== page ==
“Worlds,” Kingsnorth writes in the introduction of Confessions of a Recovering Environmentalist, “are always ending.” From Buccmaster’s perspective, the Norman Conquest has destroyed the world. From the contemporary reader’s, it’s just another one of history’s fluctuations, which is in part how Kingsnorth chooses to regard the end of his own civilization: a turn of the cycle of continual destruction and rebirth that inevitably chews up every creature.
Buccmaster rages against his fate; the narrator of Beast, on the other hand, goes in search of disintegration. A modern-day secular hermit, Edward Buckmaster (presumably a descendent of Buccmaster; the two books are part of a trilogy) has left his wife and infant daughter in the city and taken up residence in a semi-ruined farmhouse on a lonely moor. “I came, to this high place,” he explains, “to be broken, to be torn apart, beaten, cut to pieces. I came to measure myself against the great emptiness.” For 13 months, in retreat from “the furious thoughts and opinions, the views and the positions soldered together with impatience and anger” and the “screen-dumb people pacing out the slow suicide of the West,” he has sat in silence, eating little and sleeping badly. Then, in the middle of a ferocious storm, the roof falls on him and when he wakes up, seemingly with no memory of his past or identity, he is badly wounded and lying in a farmyard. Patching himself up as best he can, he finds the world around him silent—no animals, birds, or insects—the sky white, and the air oppressively hot. If night falls, he’s never awake to see it. When he gathers the strength, he tries to walk to a village he dimly remembers but finds that no matter how many times he tries, he can get no further than a deserted stone church. Then, from a distance, he glimpses a large, black animal slipping into the bushes.
Almost all punctuation and capitalization fall away from Beast as Buckmaster becomes obsessed with tracking down this animal and looking it in the eyes. He seems to slip in and out of memories and dreams and spiritual reveries but is also capable of drawing up a grid map to aid in a systematic search for traces of the beast. He subsists almost entirely on spring water. Snatches of what appear to be Buccmaster’s past, when he traveled by boat through England’s marshy eastern Fens, drift through his mind as the prose takes on a similar cadence to The Wake:
i see that there will be a time yes a time will come again not for lifetimes but it will come. the woods will be flooded as they were and hung with moss and we will take boats through them flat wooden boats and there will be no-one full enough to believe that any of the real things of the world could be counted or named.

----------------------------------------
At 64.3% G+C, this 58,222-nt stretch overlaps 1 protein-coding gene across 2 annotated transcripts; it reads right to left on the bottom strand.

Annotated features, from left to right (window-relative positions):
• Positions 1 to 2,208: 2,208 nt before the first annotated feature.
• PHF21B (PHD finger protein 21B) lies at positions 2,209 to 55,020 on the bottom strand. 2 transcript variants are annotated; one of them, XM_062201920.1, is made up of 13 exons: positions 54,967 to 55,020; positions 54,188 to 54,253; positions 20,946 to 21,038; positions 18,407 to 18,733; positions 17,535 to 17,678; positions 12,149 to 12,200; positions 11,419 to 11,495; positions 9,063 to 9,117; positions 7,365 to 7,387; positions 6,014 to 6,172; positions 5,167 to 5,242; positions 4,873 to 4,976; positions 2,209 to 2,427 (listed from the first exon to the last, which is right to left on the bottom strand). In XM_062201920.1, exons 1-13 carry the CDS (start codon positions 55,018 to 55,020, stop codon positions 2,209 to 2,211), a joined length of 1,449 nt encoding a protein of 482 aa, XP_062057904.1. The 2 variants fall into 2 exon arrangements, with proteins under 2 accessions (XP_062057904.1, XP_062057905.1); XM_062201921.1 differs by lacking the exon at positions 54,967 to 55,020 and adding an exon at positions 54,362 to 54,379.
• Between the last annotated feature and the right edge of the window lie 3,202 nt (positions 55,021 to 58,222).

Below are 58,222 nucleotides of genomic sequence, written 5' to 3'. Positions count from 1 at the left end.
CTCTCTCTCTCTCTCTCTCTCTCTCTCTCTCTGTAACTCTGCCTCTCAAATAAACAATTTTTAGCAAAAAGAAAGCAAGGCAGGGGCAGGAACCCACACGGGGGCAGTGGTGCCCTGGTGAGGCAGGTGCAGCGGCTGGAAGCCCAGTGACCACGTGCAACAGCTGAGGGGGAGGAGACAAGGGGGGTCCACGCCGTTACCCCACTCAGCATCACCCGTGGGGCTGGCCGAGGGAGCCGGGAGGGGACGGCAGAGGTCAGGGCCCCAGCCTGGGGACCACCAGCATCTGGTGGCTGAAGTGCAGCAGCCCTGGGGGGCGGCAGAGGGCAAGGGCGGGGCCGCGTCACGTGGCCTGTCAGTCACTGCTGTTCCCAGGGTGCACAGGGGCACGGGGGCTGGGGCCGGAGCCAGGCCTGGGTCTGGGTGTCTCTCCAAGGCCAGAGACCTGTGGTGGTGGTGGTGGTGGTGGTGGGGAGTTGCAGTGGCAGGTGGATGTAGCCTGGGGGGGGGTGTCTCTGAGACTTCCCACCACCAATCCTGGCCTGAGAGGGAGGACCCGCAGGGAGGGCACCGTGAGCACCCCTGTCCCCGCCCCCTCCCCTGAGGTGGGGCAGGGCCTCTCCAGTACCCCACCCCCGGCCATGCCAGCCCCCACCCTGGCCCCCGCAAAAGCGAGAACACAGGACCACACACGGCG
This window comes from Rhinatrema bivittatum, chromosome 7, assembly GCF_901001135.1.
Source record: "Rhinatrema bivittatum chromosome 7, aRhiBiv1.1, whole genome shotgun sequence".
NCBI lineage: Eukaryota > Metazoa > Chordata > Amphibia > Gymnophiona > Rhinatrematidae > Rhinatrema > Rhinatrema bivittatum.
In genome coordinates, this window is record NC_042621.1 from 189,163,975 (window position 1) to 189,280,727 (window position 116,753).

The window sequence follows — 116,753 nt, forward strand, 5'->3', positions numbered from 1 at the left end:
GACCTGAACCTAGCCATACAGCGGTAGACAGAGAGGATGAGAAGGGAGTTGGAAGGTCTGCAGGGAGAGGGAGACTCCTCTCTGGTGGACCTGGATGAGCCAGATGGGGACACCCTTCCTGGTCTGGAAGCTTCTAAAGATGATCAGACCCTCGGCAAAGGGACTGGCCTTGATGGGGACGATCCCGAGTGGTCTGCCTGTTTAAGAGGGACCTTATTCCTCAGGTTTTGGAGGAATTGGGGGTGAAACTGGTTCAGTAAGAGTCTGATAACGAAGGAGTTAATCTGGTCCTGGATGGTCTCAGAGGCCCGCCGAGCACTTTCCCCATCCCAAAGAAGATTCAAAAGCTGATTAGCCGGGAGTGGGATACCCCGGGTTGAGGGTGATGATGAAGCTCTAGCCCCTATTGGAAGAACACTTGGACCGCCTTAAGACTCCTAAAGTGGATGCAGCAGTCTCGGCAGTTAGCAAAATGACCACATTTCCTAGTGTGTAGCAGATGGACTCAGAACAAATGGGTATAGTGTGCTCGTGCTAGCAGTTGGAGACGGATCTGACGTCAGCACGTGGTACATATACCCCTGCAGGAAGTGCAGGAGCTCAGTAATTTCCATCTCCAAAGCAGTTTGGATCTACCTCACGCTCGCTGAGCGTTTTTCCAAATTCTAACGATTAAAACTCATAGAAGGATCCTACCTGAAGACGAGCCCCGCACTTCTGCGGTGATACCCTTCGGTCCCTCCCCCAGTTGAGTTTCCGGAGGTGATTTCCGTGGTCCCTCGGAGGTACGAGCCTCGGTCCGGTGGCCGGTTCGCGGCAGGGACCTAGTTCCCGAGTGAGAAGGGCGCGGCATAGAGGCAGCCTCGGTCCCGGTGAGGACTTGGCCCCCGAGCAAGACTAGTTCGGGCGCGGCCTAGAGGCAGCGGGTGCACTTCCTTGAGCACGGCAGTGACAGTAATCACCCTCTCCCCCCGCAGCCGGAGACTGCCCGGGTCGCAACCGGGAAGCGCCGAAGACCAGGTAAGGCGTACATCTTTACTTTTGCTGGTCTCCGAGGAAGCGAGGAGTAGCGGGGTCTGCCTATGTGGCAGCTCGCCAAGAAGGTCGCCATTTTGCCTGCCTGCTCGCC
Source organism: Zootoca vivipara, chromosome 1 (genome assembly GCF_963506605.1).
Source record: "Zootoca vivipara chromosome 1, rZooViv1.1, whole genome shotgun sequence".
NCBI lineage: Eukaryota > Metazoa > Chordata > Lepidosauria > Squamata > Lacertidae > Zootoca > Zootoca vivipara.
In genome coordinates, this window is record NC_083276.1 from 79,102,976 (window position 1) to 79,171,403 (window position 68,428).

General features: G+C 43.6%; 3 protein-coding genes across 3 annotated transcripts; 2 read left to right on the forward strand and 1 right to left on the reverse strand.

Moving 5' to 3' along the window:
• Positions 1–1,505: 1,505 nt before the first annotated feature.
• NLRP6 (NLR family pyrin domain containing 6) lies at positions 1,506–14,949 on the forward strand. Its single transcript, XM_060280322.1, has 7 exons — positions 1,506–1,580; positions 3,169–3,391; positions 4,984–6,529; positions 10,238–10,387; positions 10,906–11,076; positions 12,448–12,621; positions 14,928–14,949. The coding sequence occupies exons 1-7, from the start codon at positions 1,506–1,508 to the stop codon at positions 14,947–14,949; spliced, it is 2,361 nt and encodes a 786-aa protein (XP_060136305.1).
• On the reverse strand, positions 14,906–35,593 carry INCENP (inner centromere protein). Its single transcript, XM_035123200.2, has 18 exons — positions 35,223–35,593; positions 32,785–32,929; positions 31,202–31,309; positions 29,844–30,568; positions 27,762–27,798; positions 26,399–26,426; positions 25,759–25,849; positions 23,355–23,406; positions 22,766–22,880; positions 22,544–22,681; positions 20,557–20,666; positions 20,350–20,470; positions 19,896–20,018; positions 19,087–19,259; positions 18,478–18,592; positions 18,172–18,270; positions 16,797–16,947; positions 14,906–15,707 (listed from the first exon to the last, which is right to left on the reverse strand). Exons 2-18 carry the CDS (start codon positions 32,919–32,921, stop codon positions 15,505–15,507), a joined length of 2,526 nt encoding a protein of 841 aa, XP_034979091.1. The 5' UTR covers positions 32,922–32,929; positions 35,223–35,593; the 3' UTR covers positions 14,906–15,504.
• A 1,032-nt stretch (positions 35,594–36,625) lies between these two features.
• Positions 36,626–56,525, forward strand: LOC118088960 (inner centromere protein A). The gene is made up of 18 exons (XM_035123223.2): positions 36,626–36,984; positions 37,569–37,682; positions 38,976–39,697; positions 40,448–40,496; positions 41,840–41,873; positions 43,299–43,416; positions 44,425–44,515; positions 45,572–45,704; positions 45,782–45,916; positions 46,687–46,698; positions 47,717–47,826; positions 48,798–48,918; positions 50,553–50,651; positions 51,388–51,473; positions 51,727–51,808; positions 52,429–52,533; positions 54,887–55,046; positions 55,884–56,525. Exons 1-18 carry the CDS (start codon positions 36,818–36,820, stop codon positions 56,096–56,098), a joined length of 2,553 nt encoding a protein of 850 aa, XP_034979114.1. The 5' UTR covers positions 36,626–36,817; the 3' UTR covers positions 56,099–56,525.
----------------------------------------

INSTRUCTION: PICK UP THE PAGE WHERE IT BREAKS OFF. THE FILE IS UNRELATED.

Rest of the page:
Buckmaster’s search for the beast becomes more determined and, given the size of the thing, perilous, but he will not be dissuaded. Like Buccmaster, he is the heedless victim of his own hubris.
Both The Wake and Beast are fine novels whose challenging prose is counterbalanced by striking, archetypal imagery, rich characterization, and solid storytelling. They aren’t, however, the least bit polemical or obviously pertinent to the ideas Kingsnorth has expressed in his nonfiction writings. If anything, Buccmaster represents the dark side of his author’s prediction of coming catastrophe, and Buckmaster enacts the folly and irresponsibility of seeking an ecstatic union with nature. This makes them better novels than more didactic works could be, but it does prompt the question of how these books—more than, say, the novels of Jim Crace—represent a maverick effort to grapple with the truth of our times.
According to Uncivilisation, “[t]he big names of contemporary literature” fail at this cause in part because “their writing reflects the prejudices of the placeless, transnational elite to which they belong.” But as a transnational elite myself, I wonder if Kingsnorth should buy back his television, because his notion that “the stories we tell ourselves” blithely ignore the doomy portents of the day is comically mistaken. In the horror and fantasy narratives that rule both pop culture and, increasingly, literary fiction, it always seems to be the end times. The warring kingdoms of Westeros refuse to recognize the threat of the White Walkers. The authorities will not shut down international air travel before the contagion has time to spread. The monsters who walk among us and want to kill us are made of our fellow human beings, and soon enough we’ll all be monsters, too. Contrary to what Kingsnorth and his Dark Mountain cohorts believe, the stories we prefer to amuse ourselves with are haunted by the sense of an approaching catastrophe, and our imaginations are preoccupied with what might be required of us on the other side of it. For all of the good that does.